By looking between the source images and the final renders you can definitely notice a few things that are "off". The biggest is probably the number of panels of latticework below the clock face. The original has 3 major panel columns while my model has 4. I also did a pretty shoddy job of the cone-shaped part on the top. It was one of the first things I modelled, and I never did get around to fixing it. That, and the spacing and number of pillars between the set of windows on the top floor (non-clocktower part). I just eyeballed the whole thing.

There really isn't any environment surrounding the post office. This accounts of the lack of reflections of other stuff on the windows (the windows themselves do reflect the building, though). If I really felt up to it, I would have done some spiffy cube mapped windows that reflect the non-existant sky. Again, there's only so much that one man can do...

Also, the actual red post-office sign is missing. I didn't take the time to get a texture of the real thing, so I just left it off altogether.

You may also notice some crappy-looking scrollwork surrounding the windows on the ends of the building on the top floor (within the semicircle of brickword, which, might I add, is all geometry, not parallax mapped). This was more or less done by starting with a box, subdividing it, extruding it, moving the extruded parts, extrude it again... and so on. Somewhere in the process the normals got screwed up a bit. It doesnt' look much like the original, but at least it adds more detail to that part of the building that is otherwise bare.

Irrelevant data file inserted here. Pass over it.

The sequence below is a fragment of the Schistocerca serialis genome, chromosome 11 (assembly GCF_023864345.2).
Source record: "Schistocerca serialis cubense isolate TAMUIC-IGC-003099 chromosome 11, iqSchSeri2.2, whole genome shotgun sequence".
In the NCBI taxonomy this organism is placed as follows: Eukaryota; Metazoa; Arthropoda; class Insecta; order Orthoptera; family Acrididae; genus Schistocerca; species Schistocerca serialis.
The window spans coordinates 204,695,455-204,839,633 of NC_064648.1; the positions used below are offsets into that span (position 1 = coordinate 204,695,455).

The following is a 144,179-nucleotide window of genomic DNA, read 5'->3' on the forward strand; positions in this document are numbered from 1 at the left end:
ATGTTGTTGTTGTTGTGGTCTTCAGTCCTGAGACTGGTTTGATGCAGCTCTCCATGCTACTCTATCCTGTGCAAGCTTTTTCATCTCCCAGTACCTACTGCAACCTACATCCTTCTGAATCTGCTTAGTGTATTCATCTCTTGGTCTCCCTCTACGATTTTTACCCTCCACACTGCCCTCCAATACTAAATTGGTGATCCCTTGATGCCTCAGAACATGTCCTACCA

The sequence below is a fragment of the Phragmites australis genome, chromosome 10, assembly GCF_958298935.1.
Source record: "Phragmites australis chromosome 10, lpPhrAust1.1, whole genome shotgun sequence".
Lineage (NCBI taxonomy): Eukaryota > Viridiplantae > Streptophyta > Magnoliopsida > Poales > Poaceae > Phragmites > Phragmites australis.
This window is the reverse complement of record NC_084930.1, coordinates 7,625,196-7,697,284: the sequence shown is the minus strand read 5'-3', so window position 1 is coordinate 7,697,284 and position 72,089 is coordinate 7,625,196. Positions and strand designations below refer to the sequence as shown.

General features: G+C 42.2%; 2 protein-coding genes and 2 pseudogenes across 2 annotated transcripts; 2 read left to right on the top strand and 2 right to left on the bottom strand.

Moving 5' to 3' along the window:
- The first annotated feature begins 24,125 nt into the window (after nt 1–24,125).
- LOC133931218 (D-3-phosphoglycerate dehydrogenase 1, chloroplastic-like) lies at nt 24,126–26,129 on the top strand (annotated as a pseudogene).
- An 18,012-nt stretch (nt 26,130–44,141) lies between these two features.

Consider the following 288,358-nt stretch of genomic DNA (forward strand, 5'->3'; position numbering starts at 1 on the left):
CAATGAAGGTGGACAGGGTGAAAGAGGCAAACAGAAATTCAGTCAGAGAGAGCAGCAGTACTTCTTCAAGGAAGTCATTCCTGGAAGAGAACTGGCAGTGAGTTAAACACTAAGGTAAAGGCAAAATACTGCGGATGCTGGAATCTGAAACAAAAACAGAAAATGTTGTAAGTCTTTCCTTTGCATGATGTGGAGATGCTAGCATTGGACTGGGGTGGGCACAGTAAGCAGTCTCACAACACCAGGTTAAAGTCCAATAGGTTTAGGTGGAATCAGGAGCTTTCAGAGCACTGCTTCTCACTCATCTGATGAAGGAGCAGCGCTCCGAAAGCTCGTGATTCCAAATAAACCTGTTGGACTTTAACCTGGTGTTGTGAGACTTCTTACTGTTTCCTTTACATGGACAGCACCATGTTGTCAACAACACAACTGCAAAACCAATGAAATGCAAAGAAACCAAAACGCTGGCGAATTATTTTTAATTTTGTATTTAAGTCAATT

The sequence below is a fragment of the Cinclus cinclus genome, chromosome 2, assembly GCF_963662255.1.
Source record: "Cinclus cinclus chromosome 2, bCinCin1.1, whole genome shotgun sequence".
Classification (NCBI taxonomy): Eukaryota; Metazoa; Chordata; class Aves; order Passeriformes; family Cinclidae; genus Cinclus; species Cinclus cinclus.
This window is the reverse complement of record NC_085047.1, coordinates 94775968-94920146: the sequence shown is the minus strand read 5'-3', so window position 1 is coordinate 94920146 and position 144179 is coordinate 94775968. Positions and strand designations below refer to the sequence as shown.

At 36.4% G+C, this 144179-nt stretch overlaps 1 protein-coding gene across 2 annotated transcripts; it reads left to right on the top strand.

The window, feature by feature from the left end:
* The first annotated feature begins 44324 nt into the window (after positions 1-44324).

I also found that Maya had some trouble working with some of the fine details when I was trying to do the grout lines on the bottom floor near the front door. Normally you can do a binary operation to give you the intersection of the geometry, which would cut out the grout lines. Maya again was wigging out on me, so eventually I just settled to have the grout lines stick out. The end result looks okay, until you get up close...

I'm also only so-so satisfied with the lighting. The global illumination really does make things look amazing, except in some areas where things shouldn't be so light, for example behind the pillars on the clock tower. Perhaps I should have done an ambient occlusion pass first...

I also just noticed that I'm missing a block on the one end of the building. The side with the ramp has one (a squarish block above the top window furthest from the clock tower), but the other side doesn't have one. Also, for some reason the geometry around the top of the clock face (the overhanging bits) are darker than they should be. I suspect screwed up normals.

What you Didn't Know about the Clock Tower:

Take a real close look at the Roman Numerals on the face of the clock. Notice something funny about the number "4"? I did. It looks like the progenetors of the clock tower either didn't know their Roman Numerals or did it for some other reason oblivious to the rest of us. Of course, keeping with the historical inaccuracies, I modelled it true to the original.

How I Built It

Here's a series of screenshots showing the construction phase, and some renders done part way through at various render qualities. I spent way too much time on the clock-tower part...

Property of Joel Bennett, Copyright 2008. Do not use without permission. joel [dot] bennett [at] gamedev [dot] net